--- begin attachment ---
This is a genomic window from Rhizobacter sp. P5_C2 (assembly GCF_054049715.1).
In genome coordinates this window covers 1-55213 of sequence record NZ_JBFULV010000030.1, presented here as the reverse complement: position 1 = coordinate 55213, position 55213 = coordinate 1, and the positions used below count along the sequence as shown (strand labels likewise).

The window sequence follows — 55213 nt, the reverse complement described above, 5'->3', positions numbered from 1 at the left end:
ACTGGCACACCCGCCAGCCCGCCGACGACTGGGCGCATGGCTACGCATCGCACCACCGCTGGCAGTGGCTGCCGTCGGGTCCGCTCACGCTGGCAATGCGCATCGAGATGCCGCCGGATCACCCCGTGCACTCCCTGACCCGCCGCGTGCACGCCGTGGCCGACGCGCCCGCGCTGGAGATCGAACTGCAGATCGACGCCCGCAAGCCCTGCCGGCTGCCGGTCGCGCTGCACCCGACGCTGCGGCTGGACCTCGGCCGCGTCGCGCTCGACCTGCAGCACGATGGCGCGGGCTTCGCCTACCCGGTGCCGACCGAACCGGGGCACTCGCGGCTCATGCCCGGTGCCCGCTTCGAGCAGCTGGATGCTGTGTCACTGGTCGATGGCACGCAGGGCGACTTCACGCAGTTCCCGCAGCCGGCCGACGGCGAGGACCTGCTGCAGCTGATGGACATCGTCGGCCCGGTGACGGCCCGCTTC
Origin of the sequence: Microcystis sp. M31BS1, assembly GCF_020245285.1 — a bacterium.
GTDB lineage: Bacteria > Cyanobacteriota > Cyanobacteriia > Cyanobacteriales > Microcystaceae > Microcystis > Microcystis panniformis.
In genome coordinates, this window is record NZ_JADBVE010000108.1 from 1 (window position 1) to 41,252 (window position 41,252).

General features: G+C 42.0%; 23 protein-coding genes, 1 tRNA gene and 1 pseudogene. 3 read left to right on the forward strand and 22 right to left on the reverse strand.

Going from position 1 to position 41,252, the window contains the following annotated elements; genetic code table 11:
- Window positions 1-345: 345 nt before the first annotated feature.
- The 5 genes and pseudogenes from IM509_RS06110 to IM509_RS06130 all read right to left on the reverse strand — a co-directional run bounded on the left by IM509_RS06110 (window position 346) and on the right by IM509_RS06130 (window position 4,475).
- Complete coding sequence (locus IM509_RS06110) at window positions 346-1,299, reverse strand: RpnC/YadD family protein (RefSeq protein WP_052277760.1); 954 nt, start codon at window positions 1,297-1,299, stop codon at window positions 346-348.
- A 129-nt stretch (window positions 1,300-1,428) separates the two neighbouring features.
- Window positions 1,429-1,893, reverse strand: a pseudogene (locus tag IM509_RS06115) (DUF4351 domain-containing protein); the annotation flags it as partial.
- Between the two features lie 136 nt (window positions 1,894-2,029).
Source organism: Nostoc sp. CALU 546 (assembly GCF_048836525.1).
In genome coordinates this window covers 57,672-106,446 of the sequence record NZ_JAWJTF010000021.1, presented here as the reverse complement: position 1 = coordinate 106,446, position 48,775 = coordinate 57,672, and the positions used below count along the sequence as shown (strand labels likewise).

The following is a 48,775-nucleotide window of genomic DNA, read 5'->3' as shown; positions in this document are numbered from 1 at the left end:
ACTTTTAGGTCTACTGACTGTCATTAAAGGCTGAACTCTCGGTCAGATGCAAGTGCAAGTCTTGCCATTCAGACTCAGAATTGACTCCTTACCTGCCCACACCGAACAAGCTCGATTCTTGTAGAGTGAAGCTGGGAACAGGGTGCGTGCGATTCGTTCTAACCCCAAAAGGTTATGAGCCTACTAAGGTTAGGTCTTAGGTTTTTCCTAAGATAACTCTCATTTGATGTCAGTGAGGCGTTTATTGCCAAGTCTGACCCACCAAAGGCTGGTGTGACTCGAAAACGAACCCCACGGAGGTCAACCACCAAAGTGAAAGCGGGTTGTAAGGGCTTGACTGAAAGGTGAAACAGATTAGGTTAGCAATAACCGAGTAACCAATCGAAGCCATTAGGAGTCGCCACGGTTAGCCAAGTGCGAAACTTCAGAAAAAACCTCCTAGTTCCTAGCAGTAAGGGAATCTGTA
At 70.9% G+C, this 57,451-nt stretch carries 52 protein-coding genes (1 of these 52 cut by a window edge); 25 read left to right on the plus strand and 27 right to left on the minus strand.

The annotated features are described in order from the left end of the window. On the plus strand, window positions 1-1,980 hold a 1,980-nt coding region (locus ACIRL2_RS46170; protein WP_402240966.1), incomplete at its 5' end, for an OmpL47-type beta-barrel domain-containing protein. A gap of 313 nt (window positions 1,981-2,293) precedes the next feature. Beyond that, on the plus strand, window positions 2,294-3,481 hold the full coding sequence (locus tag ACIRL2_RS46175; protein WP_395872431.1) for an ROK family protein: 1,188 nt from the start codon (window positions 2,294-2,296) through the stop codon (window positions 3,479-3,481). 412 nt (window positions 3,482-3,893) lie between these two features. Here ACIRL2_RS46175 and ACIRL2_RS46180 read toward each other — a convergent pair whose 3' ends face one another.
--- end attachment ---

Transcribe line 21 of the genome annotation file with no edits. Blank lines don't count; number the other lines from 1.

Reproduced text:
The annotated features are described in order from the left end of the window. On the plus strand, window positions 1-1,980 hold a 1,980-nt coding region (locus ACIRL2_RS46170; protein WP_402240966.1), incomplete at its 5' end, for an OmpL47-type beta-barrel domain-containing protein. A gap of 313 nt (window positions 1,981-2,293) precedes the next feature. Beyond that, on the plus strand, window positions 2,294-3,481 hold the full coding sequence (locus tag ACIRL2_RS46175; protein WP_395872431.1) for an ROK family protein: 1,188 nt from the start codon (window positions 2,294-2,296) through the stop codon (window positions 3,479-3,481). 412 nt (window positions 3,482-3,893) lie between these two features. Here ACIRL2_RS46175 and ACIRL2_RS46180 read toward each other — a convergent pair whose 3' ends face one another.